Scripture Reflections – Sunday, August 14th, 2011

Is 56: 1, 6-7; Rom 11:13-15, 29-32;  Mt 15: 21 -28

2oth Sunday in Ordinary Time

“It is not right to take the food of the children and throw it to the dogs.”   It comes as a shock at first to read these words coming out of the mouth of Jesus.  Especially when one considers the context: He says these words in response to a woman who is pleading with him to heal her daughter.  His reason for refusing: She’s not a Jew.

What were the evangelists thinking to include a story like this?  And it’s not just Matthew – Mark has the story also (Mk &:24-30).  My goodness – weren’t there some kind of spin doctors who could’ve quietly edited this story out?

There are a couple of possible explanations.  Some interpret the story as a test of faith – Jesus wanted to make sure this woman really believed.   I don’t buy that one because 1)Why would Jesus need to do this? and 2) A God who “tests” human beings by putting them through any number of masochistic trials would be a rather miserable excuse for a deity.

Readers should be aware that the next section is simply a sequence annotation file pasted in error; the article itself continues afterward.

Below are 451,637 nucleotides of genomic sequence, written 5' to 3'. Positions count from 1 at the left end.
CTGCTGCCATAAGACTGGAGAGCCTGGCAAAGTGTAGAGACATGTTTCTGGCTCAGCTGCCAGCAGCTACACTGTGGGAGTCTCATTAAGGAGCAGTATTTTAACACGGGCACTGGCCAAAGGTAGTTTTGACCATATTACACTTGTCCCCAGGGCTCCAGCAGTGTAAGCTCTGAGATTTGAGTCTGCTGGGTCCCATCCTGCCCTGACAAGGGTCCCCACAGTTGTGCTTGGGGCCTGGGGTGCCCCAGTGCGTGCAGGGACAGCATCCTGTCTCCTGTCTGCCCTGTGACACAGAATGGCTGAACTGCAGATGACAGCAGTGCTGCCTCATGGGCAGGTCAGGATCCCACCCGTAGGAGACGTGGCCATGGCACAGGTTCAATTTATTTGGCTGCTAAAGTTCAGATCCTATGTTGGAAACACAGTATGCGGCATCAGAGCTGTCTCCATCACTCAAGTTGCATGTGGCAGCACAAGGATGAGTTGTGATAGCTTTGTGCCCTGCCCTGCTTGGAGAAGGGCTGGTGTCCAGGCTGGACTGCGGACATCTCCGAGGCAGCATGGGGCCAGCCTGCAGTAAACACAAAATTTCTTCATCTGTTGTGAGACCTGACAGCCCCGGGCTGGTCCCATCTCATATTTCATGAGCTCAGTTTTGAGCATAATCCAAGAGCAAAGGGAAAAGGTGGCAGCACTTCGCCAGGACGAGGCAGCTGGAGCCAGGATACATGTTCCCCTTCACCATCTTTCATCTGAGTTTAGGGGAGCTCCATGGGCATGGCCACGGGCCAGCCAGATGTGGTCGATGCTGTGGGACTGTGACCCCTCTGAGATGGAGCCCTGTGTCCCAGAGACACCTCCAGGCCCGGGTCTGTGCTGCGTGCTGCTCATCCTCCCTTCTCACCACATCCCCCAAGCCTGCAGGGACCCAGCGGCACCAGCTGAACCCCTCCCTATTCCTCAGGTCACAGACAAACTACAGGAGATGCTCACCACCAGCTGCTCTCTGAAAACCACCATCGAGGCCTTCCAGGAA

So, how about this – Maybe the early Church was trying to send us a message?  This is a story about a mother with a sick child who refuses to take no for an answer.  In the best rabbinical tradition (something Jesus would have respected)  she takes his words and turns them right around -“Lord, even the dogs eat the scraps that fall of the table”.   And in that moment, perhaps because of the sharp reparte – Jesus changes his mind.   He sees beyond the parameters of his mission to Israel and catches a glimpse of the common humanity that unites him and the woman.  And the woman’s request is granted.

What would a Church look like that,  while being faithful to its’ mission to the “new Israel”, listened this intently to those beyond that mission field?  A Church that took the needs and witness of women this seriously?   A Church that, when faced with undeniable evidence that the Holy Spirit was leading into new territory, simply followed?  A Church that recognized the needs for healing that were right in front of it as its’ number one priority?

Do you think that the world might catch a clearer glimpse of Christ in such a community?

Jim Philipps (3rd millennium pilgrim)

(To purchase my book length reflections on the Scripture – and the Church – go to www.twentythirdpublications.com)

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